This country that links the Pacific Ocean and the Caribbean Sea also melds tradition and modernity, offering such a wide range of activities, from tours of ancient civilizations to mountain hiking or soaking in the sun on nearly virgin sandy beaches, that it is an ideal destination to visit any time of the year. This year, Panama offers an additional attraction: join in on the celebration of the Canal's 100th Anniversary by participating in the activities scheduled for the coming months.
Centenary of the Panama Canal, event by event
Panama wishes to share this centennial celebration of the waterway and enjoy together this anniversary of worldwide interest. The anniversary celebration culminates on August 14th with the Centennial Gala, a grand artistic, musical, and theatrical production that will be broadcast live on television. Canal staff will also be cast members in this show that will represent the epic construction of the Canal, the battle across generations to recover it, and its current expansion project.
Also scheduled this month is the film premiere of Canal Stories (Manglar Productions) at the capital city's National Theater. The five shorts that comprise the film, lasting twenty minutes each, relate various fictional stories that occurred in five significant moments in the history of Panama and the Canal.
In addition, the traveling exposition Centennial Experience of the Canal roadshow is available to visit through July in nine provinces of the country. The hands-on display employs audiovisual resources (maps, 3D, touch screens, photographs, etc.), interactive games, pieces of collections, and educational and group activities.
At the same time, various cultural and sports events have been held over the past months, such as the Ocean to Ocean canoe race that took competitors three days to paddle through the Panama Canal from the Atlantic to Pacific Ocean. During this time three commemorative books have been published: The Panama Canal, a deluxe edition by author Luis Blas Ariti, Transfer of the Panama Canal, by Jorge Eduardo Ritter, and 100 Years, 100 Landmarks, by Manuel Orestes Nieto, with photographs and short texts that frame the main events in the hundred years of the Panama Canal's history.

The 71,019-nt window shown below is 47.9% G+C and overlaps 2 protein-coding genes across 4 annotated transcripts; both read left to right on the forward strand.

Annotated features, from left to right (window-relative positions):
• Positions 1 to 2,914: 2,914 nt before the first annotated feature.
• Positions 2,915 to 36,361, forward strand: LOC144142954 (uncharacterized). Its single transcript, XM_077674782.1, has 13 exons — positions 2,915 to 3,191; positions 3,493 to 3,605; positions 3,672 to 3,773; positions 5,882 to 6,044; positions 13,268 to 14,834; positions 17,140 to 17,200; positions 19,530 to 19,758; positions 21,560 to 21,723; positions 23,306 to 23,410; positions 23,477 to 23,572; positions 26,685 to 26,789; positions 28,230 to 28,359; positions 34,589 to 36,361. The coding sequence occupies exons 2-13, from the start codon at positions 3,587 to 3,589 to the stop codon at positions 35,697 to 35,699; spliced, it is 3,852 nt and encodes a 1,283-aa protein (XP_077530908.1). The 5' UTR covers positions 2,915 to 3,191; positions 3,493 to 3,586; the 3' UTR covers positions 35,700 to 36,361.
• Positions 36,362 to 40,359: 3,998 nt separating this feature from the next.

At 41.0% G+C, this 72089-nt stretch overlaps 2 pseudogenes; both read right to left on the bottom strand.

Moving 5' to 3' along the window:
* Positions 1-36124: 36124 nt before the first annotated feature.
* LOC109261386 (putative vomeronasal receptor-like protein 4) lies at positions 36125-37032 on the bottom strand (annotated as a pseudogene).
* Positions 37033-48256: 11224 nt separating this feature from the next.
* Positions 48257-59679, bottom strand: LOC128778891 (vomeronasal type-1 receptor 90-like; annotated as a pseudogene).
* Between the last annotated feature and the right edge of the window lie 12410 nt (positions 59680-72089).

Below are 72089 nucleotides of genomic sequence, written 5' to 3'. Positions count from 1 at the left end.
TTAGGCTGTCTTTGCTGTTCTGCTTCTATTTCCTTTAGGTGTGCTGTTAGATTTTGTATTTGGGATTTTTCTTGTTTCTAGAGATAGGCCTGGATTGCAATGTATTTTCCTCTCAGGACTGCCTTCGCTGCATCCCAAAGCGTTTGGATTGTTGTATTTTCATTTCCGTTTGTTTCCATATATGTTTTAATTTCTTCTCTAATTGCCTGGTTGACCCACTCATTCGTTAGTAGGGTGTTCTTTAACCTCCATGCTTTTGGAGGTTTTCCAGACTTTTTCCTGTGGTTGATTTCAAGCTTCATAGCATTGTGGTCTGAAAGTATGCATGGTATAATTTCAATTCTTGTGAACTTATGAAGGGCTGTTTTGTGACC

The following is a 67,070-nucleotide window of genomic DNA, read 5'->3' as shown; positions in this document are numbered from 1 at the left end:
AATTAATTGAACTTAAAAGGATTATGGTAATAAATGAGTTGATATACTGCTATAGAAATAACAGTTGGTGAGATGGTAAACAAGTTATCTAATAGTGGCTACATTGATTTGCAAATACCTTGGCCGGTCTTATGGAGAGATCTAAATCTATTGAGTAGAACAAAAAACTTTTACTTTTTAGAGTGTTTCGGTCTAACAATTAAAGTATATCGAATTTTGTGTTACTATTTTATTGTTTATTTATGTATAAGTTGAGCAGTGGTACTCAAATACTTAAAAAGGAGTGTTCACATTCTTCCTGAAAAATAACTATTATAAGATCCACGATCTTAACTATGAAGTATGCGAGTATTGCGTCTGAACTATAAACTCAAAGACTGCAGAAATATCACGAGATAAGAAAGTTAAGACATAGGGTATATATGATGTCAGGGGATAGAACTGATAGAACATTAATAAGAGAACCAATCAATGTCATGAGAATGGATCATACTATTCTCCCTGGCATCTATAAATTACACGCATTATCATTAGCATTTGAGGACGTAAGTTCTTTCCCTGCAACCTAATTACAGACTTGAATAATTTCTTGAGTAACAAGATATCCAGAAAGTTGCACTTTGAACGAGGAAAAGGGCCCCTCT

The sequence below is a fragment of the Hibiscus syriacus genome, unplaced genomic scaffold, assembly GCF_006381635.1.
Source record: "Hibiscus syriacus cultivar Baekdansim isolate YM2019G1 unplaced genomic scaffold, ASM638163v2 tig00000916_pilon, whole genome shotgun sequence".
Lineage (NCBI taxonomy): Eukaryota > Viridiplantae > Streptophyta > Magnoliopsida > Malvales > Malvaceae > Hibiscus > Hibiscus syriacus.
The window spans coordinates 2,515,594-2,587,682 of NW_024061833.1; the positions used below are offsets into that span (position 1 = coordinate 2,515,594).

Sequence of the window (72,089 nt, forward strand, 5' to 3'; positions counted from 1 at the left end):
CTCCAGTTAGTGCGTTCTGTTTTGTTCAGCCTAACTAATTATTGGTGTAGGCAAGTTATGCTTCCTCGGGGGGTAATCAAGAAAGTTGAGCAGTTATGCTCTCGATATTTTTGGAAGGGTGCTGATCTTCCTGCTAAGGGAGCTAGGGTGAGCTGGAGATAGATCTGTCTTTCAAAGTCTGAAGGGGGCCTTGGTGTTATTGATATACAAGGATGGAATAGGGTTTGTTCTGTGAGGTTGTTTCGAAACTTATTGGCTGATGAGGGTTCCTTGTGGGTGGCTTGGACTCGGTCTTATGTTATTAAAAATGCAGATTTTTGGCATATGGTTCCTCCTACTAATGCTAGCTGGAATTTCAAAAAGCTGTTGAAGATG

The Panama Canal and the mythical hat, symbols of this destination
Construction of the canal began in 1904. During the ten years it took to execute the colossal work of hydraulics, more than 56,000 people from over 30 countries came to Panama to participate in the project.
In November 1906, U.S. President Theodore Roosevelt visited the construction site. That moment was immortalized by the New York Times in a photograph in which the American head of state appeared wearing a straw hat, which became known as a Panama hat and a symbol of the destination.
The bulk of the excavations for the construction of the interoceanic waterway were dug at Culebra Cut, in the central mountain range of Panama. An estimated 1,600 people were involved in this project from 1907 to late 1913. All of the soil excavated during this phase is equivalent to what was used to erect the Egyptian pyramids.
Since opening, the Panama Canal has registered the transit of more than one million ships from around the world and an annual average of 14,000 voyages. Extending about 80 kilometers long, the Canal currently serves 144 shipping routes that combine 160 countries and reach more than 1,700 ports worldwide. The Panama Canal is currently undergoing an expansion in order to double its capacity and strengthen the country's position as a maritime and logistics center.